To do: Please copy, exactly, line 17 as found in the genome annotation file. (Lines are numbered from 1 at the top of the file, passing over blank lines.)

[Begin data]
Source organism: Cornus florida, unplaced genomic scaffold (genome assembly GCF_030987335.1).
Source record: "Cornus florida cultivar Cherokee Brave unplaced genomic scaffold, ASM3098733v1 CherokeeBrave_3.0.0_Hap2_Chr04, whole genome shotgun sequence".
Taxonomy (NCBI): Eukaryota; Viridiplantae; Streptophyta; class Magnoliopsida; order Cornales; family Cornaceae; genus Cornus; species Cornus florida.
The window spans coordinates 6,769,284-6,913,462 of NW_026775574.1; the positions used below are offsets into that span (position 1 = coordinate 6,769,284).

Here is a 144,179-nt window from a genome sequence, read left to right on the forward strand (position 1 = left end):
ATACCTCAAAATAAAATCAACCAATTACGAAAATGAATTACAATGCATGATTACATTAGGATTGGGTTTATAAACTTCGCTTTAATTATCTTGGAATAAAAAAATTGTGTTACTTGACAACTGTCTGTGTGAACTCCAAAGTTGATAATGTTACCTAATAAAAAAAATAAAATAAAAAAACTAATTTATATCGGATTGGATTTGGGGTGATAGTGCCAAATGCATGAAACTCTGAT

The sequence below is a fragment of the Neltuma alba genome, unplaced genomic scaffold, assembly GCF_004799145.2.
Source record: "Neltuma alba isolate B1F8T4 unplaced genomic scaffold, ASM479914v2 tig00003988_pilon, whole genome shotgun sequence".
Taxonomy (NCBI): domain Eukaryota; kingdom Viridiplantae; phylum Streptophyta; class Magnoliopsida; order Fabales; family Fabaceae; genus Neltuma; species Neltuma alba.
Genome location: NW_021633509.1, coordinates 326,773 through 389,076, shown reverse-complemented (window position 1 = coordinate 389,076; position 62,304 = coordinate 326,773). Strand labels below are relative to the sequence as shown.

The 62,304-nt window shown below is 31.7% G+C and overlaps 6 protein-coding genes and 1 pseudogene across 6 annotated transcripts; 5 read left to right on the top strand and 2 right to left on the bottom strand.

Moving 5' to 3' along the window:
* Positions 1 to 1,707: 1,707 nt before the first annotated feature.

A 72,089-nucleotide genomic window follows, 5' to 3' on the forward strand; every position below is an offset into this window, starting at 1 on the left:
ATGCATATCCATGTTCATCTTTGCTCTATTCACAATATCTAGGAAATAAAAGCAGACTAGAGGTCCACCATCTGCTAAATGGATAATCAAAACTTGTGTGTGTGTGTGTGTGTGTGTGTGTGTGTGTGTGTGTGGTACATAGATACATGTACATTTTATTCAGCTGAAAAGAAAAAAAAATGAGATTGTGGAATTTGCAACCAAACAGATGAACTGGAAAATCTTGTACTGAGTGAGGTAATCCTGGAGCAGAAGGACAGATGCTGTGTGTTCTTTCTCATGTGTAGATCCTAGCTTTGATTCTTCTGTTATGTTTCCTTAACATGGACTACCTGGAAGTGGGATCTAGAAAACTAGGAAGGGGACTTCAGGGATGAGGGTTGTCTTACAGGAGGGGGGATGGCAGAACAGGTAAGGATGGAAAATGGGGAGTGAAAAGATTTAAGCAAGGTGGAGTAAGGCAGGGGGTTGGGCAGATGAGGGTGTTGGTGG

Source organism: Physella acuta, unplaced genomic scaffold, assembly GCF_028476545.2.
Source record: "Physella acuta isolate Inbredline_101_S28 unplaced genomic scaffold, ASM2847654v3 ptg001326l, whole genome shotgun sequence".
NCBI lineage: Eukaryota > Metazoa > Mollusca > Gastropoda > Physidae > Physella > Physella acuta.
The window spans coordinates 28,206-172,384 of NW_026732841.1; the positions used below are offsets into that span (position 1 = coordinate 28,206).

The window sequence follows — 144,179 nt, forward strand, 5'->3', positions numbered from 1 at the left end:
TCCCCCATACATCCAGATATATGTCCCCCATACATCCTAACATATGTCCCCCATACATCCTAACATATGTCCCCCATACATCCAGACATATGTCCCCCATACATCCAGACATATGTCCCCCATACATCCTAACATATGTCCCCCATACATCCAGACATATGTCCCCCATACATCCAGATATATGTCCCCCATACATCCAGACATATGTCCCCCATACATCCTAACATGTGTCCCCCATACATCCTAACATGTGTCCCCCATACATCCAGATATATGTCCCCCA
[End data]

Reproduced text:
Source record: "Physella acuta isolate Inbredline_101_S28 unplaced genomic scaffold, ASM2847654v3 ptg001326l, whole genome shotgun sequence".